The influence of reforestation was evaluated during two season periods (February and October) in sites planted with Corymbia citriodora and Leucaena_leucocephala through microorganism counts (bacteria, fungi, actinomycetes, and nitrite oxidizers) and microbial activity (respiratory and urease activities). An Atlantic forest and a bare soil site were used as controls. The general trends of the variables in the different soils were: Atlantic forest or L. leucocephala > C. citriodora > bare soil. The microbial populations in L. leucocephala and C. citriodora soils were significantly higher (P < 0.05) than that found in the bare soil. Similar results were obtained for respiratory and urease activities. The microbiological variables of the soil under L. leucocephala were comparable or even superior to that found under Atlantic forest. An improvement in the microbiological soil variables was observed in the soil under C. citriodora when compared to the soil without vegetation. These results can be attributed to an increasing amount of total organic C of the soils under L. leucocephala and C. citriodora in relation to the soil without vegetation. Although most results obtained in February presented higher values than in October, the sampling period did not have a consistent controlling influence on these variables.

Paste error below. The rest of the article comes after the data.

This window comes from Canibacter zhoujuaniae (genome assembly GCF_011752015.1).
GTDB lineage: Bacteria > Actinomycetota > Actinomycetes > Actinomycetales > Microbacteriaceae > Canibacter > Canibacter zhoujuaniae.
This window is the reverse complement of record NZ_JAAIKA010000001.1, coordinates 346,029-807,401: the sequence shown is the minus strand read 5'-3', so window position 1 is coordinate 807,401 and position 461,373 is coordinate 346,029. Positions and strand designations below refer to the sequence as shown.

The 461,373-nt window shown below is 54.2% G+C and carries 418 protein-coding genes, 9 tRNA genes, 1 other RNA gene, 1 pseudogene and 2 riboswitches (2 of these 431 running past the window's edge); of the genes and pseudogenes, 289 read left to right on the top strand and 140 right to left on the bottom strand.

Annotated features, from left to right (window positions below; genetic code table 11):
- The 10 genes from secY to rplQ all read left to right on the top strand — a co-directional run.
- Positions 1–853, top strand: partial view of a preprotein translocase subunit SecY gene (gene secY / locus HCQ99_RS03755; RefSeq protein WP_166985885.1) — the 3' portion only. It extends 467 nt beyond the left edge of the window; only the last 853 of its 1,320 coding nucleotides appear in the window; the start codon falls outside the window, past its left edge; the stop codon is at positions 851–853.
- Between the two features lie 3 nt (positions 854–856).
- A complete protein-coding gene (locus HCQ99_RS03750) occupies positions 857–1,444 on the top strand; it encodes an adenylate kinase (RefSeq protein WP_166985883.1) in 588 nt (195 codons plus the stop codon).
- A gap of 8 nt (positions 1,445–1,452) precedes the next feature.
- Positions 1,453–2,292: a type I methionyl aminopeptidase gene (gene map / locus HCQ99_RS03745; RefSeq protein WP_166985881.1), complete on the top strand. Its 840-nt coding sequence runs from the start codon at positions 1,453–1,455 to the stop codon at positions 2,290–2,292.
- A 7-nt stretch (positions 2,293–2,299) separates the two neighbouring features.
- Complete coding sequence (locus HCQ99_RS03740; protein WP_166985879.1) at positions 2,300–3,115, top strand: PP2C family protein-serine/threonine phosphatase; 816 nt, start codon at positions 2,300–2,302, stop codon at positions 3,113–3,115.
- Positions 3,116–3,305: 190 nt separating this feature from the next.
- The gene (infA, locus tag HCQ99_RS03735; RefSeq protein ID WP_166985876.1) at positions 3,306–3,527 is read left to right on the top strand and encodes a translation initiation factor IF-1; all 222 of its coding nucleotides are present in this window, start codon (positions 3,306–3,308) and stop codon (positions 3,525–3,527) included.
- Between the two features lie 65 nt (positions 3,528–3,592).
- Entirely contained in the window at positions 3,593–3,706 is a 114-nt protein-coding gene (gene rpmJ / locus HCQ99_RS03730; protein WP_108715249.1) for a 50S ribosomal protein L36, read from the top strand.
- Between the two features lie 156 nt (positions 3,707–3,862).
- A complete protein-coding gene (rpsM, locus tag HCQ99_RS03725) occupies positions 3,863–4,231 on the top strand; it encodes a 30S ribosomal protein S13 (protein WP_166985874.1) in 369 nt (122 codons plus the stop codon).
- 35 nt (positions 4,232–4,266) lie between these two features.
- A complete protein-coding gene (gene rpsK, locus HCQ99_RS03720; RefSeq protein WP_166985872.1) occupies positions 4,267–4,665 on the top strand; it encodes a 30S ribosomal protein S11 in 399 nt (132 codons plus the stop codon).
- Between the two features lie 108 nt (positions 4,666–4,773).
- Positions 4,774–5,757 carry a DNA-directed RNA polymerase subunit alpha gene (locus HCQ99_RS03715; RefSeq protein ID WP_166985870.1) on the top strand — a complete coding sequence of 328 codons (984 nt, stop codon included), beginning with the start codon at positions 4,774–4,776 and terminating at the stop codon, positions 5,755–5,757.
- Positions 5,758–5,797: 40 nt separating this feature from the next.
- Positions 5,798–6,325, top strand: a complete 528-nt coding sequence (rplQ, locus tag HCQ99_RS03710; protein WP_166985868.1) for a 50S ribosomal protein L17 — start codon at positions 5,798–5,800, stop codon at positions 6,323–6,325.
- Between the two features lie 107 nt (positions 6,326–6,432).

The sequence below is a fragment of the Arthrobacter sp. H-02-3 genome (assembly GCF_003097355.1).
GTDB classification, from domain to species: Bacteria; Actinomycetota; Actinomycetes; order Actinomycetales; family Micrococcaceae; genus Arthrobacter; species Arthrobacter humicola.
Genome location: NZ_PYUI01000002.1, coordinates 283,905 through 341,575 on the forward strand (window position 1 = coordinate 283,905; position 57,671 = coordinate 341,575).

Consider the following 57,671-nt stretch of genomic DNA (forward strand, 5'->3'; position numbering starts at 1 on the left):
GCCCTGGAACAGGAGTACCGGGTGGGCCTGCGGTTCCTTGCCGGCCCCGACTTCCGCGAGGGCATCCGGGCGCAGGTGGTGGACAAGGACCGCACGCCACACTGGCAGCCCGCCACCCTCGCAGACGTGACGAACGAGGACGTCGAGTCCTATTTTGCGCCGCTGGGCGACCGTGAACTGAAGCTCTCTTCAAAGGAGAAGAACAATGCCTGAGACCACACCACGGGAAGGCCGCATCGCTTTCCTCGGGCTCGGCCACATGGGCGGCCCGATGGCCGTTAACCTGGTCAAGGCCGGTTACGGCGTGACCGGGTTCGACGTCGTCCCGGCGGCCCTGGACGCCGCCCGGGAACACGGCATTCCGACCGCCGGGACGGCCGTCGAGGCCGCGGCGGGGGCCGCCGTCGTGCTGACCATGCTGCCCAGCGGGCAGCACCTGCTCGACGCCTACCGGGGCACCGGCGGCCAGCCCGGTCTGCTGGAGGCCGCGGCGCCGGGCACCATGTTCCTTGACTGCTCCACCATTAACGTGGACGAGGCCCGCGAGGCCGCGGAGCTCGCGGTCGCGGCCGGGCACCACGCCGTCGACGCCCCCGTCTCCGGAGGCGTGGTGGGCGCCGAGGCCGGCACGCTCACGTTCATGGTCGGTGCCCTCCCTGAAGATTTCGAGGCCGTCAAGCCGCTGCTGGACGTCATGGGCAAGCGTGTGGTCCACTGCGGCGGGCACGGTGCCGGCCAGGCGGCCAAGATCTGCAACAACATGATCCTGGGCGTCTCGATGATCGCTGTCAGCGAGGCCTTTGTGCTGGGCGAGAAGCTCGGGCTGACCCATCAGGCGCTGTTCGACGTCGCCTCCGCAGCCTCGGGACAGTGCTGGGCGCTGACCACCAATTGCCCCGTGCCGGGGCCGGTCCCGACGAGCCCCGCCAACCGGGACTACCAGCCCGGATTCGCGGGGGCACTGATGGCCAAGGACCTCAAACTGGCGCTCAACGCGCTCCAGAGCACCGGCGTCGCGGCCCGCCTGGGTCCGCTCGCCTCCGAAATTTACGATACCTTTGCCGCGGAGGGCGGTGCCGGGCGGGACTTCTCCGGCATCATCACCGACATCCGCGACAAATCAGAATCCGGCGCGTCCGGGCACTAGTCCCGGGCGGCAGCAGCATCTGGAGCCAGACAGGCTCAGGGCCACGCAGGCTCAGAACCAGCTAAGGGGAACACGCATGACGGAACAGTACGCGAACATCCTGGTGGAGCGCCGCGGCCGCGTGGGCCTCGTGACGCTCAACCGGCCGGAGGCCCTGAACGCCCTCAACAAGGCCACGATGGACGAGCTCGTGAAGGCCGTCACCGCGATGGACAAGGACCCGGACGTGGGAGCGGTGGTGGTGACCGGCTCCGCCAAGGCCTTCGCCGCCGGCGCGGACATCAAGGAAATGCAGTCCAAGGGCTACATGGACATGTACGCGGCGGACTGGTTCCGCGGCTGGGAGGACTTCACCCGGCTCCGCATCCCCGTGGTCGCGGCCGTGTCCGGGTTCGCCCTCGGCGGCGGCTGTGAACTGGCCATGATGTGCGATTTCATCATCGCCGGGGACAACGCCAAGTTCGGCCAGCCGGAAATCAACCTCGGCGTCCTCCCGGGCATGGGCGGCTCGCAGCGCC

bacteria; fungi; forest degradation; respiratory activity; urease